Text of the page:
It started with an old TV sound chip, and some curiosity. The TDA1701 that [Philip Bragg] found in a box of junk is a complete FM IF strip and audio power amplifier from the golden age of analogue PAL televisions, and while it was designed for the 5.5 MHz or 6 MHz FM subcarrier of European broadcast TV, he found it worked rather well at the more usual 10.7 MHz of a radio receiver. There followed a long thread detailing the genesis bit-by-bit of a decent quality VHF radio receiver, built dead-bug-style on a piece of PCB material.
The TDA1701 was soon joined by a couple of stages of IF amplification with a ceramic filter, and then by several iterations of a JFET mixer. A varicap tuned MOSFET RF amplifier followed, and then a local oscillator. Finally it became a fully-functional FM radio, with probably far better performance than most commercial radios. He admits tuning is a little impractical though, with what appears to be a cermet preset potentiometer covering the entire band.
We suspect this project isn’t finished, and we hope he posts the schematic. But it doesn’t really matter if he doesn’t, because the value here isn’t in the design. Instead it lies in the joy of creating an ad-hoc radio just for the fun of it, and that’s something we completely understand.
We’ve covered a lot of radios in our time, and while it might be the first to feature a TV sound chip, it’s not the first built on bare PCB.
If you home has never been subject to a rodent invasion then you are fortunate. Our world is full of rats and mice, and despite the best efforts of humanity to keep them at bay it is inevitable that a few will find their way through. For [Marius Taciuc] this became a problem, as his traps needed constant checking to avoid the prospect of a festering rat carcass. His solution? A humane trap equipped with an ESP8266, that notifies him when the rodent is incarcerated.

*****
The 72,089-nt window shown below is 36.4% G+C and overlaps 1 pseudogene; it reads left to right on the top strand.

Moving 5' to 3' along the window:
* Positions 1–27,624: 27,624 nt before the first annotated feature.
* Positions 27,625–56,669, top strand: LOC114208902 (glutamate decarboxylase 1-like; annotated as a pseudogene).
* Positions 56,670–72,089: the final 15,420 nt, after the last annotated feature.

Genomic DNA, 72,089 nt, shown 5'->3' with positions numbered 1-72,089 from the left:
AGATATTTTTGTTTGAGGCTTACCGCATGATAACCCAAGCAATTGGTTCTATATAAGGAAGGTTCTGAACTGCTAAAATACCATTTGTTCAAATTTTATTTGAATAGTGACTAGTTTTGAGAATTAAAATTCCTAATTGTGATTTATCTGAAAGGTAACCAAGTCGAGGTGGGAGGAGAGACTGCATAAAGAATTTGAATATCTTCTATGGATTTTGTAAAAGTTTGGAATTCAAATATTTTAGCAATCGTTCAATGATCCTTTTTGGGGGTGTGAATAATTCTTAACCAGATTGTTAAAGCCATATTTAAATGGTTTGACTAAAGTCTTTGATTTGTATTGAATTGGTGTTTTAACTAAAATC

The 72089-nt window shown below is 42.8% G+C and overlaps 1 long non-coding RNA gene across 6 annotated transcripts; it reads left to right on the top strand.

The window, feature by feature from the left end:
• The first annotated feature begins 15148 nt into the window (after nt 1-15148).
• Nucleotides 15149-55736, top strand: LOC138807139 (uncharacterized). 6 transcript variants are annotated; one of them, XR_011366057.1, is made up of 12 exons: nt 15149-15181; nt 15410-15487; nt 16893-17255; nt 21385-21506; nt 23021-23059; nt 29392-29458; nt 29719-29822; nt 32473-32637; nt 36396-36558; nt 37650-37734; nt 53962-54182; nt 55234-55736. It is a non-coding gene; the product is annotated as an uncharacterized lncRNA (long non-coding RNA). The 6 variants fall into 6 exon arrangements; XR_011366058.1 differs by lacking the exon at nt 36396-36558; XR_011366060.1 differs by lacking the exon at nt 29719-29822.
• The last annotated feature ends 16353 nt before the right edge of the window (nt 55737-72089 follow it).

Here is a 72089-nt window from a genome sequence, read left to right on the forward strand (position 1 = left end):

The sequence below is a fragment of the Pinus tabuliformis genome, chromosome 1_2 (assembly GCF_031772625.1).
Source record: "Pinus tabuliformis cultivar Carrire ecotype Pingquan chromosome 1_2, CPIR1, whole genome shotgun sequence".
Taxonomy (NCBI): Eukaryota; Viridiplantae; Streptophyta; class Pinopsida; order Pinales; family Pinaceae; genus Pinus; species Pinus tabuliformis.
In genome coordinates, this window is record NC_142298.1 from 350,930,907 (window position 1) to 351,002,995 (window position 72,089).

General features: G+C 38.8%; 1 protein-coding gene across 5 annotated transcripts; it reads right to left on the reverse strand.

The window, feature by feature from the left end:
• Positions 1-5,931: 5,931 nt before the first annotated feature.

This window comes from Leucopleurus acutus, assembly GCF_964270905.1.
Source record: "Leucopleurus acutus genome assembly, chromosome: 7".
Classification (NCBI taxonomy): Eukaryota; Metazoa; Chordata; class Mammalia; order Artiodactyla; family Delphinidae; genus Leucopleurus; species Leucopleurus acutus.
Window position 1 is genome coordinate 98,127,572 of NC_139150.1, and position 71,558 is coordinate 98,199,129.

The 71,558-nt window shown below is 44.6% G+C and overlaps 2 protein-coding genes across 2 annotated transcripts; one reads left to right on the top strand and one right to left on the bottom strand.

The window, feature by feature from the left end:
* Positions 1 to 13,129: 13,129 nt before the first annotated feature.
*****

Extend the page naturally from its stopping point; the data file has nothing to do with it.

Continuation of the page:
The tech behind it is about as simple as it’s possible to get, the trap’s door activates a switch, that powers on an ESP8266 module. The ESP’s code simply wakes it up, connects to a wireless network, and sends a query to IFTTT with a call to a service that sends him an email alert. There’s no need to monitor any GPIO lines or have any code running to keep an eye on the trap, it’s all purely a function of the power switch.
The trap itself is interesting, in that it’s a home-made one constructed from soldered copper wire. Sadly there are few details of its construction, but you can see more of it including a live rat inside it, in the video below the break. And if making a trap catches your interest, we can help you there.
Continue reading “You’ve Got Rat!”
As the retro craze has gone mainstream, we’ve grown used to seeing “mini” versions of classic hardware, preloaded with a selection of games and ready for a wallow in nostalgia. Unfortunately for fans of the less well known platforms, the only devices to get the mini treatment so far are popular ones such as the Nintendo consoles, or the Commodore 64. This is something [Svofski] is aiming to change for one classic micro, by producing a mini version of the Soviet Vector-06c. And unlike the Commodore with its fake keyboard, this one will work in its entirety and have a fully-functional keyboard.
It’s a build that’s not finished yet. But in this case that’s no bad thing, because such is the extreme attention to detail that you’ll want to stick around and watch it unfold. The electronics will come courtesy of an FPGA recreation of the hardware, while the Vector’s unique keyboard is being recreated in miniature, with keycaps designed to fit a particular Alps switch. These are 3D-printed, painted, and then marked with their decals using stencils carefully etched from copper sheet. Even if you have no interest in the Vector-06c, these techniques could find a place in so many other projects.
The wonderfully ingenious and diverse world of Soviet technology has found its way onto these pages many times over the years, including at least one other microcomputer, and even a supercomputer. If your interests extend behind the Iron Curtain though, you might wish to read our colleague [Voja Antonic]’s account of hacking in Communist Yugoslavia.
The pandemic has left my usual calendar of events in shambles this year. Where I’d have expected to have spent a significant portion of my summer mingling with our wonderful and diverse community worldwide, instead I’m sitting at home cracking open a solitary Club-Mate and listening to muffled techno music while trying to imagine myself in a field somewhere alongside several thousand hackers.